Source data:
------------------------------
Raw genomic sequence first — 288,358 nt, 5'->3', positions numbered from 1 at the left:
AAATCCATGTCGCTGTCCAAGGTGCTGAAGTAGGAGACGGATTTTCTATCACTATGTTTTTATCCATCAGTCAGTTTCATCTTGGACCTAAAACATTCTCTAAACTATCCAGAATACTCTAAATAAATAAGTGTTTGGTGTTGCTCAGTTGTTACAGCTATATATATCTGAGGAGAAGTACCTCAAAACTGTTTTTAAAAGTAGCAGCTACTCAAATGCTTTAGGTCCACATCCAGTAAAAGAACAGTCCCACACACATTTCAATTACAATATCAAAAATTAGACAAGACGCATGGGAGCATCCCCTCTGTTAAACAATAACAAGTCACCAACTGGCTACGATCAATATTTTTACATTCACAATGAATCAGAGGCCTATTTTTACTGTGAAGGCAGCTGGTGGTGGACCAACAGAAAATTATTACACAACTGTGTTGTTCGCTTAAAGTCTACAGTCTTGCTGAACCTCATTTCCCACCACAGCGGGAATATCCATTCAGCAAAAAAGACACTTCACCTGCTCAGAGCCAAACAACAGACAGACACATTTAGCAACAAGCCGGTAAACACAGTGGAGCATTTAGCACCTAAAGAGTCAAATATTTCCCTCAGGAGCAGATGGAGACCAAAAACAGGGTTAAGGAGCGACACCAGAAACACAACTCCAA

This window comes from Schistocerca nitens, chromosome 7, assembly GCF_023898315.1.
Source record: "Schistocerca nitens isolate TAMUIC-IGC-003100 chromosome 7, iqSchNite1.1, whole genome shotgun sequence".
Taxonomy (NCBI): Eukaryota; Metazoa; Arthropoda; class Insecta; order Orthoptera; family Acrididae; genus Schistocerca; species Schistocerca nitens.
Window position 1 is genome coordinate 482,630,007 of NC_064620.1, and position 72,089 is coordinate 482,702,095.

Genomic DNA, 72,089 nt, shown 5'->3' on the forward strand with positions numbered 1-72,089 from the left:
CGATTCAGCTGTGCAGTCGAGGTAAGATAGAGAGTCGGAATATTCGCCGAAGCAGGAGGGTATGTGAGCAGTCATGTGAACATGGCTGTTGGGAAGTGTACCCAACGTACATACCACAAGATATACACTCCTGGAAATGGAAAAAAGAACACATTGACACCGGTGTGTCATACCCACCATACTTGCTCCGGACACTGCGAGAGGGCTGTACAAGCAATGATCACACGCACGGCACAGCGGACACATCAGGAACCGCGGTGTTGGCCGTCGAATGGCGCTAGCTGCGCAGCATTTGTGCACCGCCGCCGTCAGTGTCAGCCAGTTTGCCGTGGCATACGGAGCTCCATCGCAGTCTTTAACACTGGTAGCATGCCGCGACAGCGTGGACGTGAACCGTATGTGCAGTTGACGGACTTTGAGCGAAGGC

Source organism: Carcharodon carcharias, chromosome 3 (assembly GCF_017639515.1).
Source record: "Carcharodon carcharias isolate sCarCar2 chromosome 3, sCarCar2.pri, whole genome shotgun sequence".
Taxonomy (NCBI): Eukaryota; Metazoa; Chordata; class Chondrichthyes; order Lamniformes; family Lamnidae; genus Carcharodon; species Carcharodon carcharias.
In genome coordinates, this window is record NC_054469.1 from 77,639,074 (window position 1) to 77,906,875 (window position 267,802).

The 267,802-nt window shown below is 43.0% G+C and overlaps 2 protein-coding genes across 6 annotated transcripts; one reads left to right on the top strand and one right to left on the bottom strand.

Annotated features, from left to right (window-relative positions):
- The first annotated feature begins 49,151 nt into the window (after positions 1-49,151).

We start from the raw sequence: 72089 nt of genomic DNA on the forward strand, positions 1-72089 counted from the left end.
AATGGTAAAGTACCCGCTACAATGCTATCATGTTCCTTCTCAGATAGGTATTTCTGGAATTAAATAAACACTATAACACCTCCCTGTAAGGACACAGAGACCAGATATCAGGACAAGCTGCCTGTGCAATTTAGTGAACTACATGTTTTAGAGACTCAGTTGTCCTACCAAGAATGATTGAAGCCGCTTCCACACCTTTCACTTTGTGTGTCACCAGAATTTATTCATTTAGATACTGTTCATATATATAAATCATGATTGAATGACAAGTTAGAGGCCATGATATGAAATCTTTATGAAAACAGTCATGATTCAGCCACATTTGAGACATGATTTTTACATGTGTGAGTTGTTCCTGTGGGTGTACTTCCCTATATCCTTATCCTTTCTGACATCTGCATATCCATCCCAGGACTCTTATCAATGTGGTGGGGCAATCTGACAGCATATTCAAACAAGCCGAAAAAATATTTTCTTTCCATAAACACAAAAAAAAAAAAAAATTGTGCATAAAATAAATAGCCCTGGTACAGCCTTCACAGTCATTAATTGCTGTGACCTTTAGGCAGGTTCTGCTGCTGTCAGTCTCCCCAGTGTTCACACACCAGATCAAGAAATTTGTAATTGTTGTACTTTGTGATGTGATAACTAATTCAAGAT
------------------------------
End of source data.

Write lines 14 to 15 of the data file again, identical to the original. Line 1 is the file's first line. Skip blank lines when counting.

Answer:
Annotated features, from left to right (window-relative positions):
- The first annotated feature begins 49,151 nt into the window (after positions 1-49,151).